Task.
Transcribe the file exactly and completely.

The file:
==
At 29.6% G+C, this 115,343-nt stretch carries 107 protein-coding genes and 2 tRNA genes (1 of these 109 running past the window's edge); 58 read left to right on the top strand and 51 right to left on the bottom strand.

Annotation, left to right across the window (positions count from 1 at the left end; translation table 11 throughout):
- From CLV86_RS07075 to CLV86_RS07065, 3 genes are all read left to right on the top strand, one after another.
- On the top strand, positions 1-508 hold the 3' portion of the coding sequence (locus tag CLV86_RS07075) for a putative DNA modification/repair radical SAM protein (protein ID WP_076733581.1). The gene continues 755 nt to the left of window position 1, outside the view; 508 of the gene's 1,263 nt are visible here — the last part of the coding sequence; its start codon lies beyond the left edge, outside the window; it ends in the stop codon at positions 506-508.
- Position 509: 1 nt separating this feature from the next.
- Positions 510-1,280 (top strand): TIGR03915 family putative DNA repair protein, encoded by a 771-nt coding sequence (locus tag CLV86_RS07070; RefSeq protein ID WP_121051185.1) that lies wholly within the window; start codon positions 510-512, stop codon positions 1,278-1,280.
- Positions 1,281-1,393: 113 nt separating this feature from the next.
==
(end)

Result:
At 29.6% G+C, this 115,343-nt stretch carries 107 protein-coding genes and 2 tRNA genes (1 of these 109 running past the window's edge); 58 read left to right on the top strand and 51 right to left on the bottom strand.

Annotation, left to right across the window (positions count from 1 at the left end; translation table 11 throughout):
- From CLV86_RS07075 to CLV86_RS07065, 3 genes are all read left to right on the top strand, one after another.
- On the top strand, positions 1-508 hold the 3' portion of the coding sequence (locus tag CLV86_RS07075) for a putative DNA modification/repair radical SAM protein (protein ID WP_076733581.1). The gene continues 755 nt to the left of window position 1, outside the view; 508 of the gene's 1,263 nt are visible here — the last part of the coding sequence; its start codon lies beyond the left edge, outside the window; it ends in the stop codon at positions 506-508.
- Position 509: 1 nt separating this feature from the next.
- Positions 510-1,280 (top strand): TIGR03915 family putative DNA repair protein, encoded by a 771-nt coding sequence (locus tag CLV86_RS07070; RefSeq protein ID WP_121051185.1) that lies wholly within the window; start codon positions 510-512, stop codon positions 1,278-1,280.
- Positions 1,281-1,393: 113 nt separating this feature from the next.